Top advertising professionals know that the best way to boost sales is to create a message that promises a benefit, rather than one that showcases product features. Benefits play on buyer’s needs, which are often based on emotions. Understanding different psychological needs of consumers, including business customers, can help you create better marketing communications and develop brand preference among potential customer groups.
To get into the minds of your potential customers, tell them you can solve a problem they have or provide a benefit they’re seeking. Don’t lead with your company name, website address, phone number or how many years you’ve been in business when you lay out your ads. Talk about your customers, not yourself. If you can promise a benefit to people as they’re flipping through a magazine or surfing the Internet, they’ll stop and look at what you have to say.
Many people wait to see what they’re friends or industry peers are doing before they take a chance on something new. Use testimonials, statistics and images of your target customer to convince potential buyers you are a safe bet. In addition to wanting security, some consumers follow the crowd because they don’t want to be left out. Letting these people know that “Everyone’s doing it!” can help boost sales. Save this type of advertising until after innovators and early adopters -- who want the latest thing and are willing to pay more for it -- have cycled through your buying curve.
While you don’t want to scare potential customers with false claims, understanding what makes them nervous can help you deliver a solution that gets them to gravitate to you. A key example of this is advertising health benefits. Rather than simply saying they have a healthy product, health marketers lead with a statistic or fact that describes a health problem a specific consumer group faces, such as heart attack, stroke, diabetes, obesity, poor bone health, high blood pressure or poor cholesterol. Once they’ve raised this specter, these advertisers alleviate the fears of consumers by telling them there’s a way to combat a specific ailment, and that the advertiser’s product does this.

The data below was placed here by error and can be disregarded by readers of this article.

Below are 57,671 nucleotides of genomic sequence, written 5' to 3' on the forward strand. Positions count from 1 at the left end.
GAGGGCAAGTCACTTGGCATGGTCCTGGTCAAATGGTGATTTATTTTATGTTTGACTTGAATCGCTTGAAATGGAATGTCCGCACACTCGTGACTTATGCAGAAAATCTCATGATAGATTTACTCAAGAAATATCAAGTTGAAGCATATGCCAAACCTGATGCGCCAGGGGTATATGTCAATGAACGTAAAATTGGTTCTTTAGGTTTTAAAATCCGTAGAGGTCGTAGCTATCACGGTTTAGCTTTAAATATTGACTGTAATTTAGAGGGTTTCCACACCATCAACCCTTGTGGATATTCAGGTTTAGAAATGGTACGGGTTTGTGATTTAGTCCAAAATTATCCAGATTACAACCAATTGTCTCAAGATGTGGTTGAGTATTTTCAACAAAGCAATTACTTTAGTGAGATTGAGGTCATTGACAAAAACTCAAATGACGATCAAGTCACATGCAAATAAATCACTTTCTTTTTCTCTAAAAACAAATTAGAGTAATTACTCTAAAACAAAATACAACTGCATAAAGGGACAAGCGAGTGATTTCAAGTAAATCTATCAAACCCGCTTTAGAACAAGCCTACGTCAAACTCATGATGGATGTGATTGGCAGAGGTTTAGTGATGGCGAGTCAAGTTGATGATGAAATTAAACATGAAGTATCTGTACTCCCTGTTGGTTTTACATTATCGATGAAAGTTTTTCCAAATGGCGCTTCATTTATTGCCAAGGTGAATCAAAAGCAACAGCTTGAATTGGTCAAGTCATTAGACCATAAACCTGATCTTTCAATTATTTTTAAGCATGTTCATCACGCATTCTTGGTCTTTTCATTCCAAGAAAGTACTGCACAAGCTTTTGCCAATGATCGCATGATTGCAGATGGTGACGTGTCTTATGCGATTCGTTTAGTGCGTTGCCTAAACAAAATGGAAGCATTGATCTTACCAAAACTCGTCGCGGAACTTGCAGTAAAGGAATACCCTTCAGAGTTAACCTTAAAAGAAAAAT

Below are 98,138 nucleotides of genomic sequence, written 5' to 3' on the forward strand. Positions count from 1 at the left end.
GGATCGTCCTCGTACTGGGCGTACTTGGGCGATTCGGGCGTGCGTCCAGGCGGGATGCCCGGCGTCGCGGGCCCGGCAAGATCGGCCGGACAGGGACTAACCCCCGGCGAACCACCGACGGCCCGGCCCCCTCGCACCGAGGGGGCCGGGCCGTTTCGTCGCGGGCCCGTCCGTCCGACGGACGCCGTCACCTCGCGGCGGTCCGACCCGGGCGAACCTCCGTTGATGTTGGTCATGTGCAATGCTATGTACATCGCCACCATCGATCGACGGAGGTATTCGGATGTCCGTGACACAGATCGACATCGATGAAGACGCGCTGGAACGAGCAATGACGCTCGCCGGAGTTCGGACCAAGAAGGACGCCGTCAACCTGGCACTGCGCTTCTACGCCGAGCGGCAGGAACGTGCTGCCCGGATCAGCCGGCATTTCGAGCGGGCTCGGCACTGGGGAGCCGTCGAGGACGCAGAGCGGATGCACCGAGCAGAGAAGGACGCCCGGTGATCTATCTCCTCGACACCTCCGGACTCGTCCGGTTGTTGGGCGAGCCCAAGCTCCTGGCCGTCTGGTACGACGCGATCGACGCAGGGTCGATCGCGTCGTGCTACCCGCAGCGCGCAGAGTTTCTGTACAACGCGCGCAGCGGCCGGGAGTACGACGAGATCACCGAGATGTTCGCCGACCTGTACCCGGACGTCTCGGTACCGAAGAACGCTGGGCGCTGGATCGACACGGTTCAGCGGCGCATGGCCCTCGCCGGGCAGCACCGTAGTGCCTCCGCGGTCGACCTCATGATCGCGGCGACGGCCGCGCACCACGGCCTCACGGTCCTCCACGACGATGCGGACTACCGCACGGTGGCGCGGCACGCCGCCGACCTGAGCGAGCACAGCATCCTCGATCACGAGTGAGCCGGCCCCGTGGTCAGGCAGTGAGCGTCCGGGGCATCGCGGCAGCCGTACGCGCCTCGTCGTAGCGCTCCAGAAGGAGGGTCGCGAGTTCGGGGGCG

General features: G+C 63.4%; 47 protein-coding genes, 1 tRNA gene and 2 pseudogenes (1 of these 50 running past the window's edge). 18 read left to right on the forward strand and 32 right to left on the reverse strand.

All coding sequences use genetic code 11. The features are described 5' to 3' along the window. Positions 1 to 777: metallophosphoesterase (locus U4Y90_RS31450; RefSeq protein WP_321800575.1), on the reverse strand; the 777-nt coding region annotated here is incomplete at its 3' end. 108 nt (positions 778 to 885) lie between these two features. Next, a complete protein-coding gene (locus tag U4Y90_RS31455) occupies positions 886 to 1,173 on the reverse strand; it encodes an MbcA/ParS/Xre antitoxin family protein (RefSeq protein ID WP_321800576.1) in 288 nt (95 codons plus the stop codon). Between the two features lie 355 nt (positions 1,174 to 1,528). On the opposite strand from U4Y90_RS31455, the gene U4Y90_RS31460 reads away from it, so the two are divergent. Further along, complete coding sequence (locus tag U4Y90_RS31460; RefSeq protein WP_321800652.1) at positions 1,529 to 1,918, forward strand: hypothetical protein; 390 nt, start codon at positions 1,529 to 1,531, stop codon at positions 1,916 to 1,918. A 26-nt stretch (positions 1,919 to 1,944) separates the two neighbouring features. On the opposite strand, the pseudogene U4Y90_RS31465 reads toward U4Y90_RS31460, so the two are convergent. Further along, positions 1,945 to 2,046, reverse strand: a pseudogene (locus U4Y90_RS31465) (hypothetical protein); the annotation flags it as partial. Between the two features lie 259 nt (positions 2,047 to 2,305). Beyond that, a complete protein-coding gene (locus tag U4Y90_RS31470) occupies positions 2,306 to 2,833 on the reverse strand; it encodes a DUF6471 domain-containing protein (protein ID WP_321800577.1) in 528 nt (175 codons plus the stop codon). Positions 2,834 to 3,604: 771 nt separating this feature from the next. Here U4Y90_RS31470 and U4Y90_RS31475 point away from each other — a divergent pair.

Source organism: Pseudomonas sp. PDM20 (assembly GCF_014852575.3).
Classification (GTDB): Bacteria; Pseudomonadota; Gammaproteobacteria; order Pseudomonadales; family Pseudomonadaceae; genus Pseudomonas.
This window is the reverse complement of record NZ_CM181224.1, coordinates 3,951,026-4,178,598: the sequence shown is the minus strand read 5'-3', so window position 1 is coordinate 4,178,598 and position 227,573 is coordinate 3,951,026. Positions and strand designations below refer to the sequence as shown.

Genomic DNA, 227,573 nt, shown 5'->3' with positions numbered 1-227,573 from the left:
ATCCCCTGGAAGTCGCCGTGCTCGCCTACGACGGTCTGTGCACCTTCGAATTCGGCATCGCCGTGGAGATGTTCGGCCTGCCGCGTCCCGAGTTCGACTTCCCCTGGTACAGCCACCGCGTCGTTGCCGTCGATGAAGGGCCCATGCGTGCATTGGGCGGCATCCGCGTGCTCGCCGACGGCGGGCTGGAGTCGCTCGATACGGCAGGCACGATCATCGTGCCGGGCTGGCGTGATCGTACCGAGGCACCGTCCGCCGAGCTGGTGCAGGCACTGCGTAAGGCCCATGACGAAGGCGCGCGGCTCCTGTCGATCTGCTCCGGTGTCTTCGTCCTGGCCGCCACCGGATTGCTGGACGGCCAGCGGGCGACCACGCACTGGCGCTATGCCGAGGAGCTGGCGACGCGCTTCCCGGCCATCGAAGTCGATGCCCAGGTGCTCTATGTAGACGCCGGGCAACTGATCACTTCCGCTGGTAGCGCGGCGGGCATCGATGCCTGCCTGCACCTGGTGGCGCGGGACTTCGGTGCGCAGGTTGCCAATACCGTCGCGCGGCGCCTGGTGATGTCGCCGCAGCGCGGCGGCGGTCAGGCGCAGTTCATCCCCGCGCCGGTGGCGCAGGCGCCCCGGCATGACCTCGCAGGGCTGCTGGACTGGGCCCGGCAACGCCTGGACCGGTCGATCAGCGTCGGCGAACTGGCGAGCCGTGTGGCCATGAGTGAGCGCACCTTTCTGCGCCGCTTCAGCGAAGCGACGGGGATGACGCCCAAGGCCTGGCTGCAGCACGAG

Another psychological area advertisers target is consumer hope. Many people want to be fit, sexy, financially successful or admired. They buy discretionary products to tell others they have these qualities. Some people buy cars not because of the quality of the transmission, drive train or warranty, but because of its status among their peers. Consumers are notorious for spending twice as much as they need on athletic apparel to get a particular logo on a shirt or blouse. Determine if your product offers a way for consumers to satisfy a particular emotional need if you sell a discretionary product or service.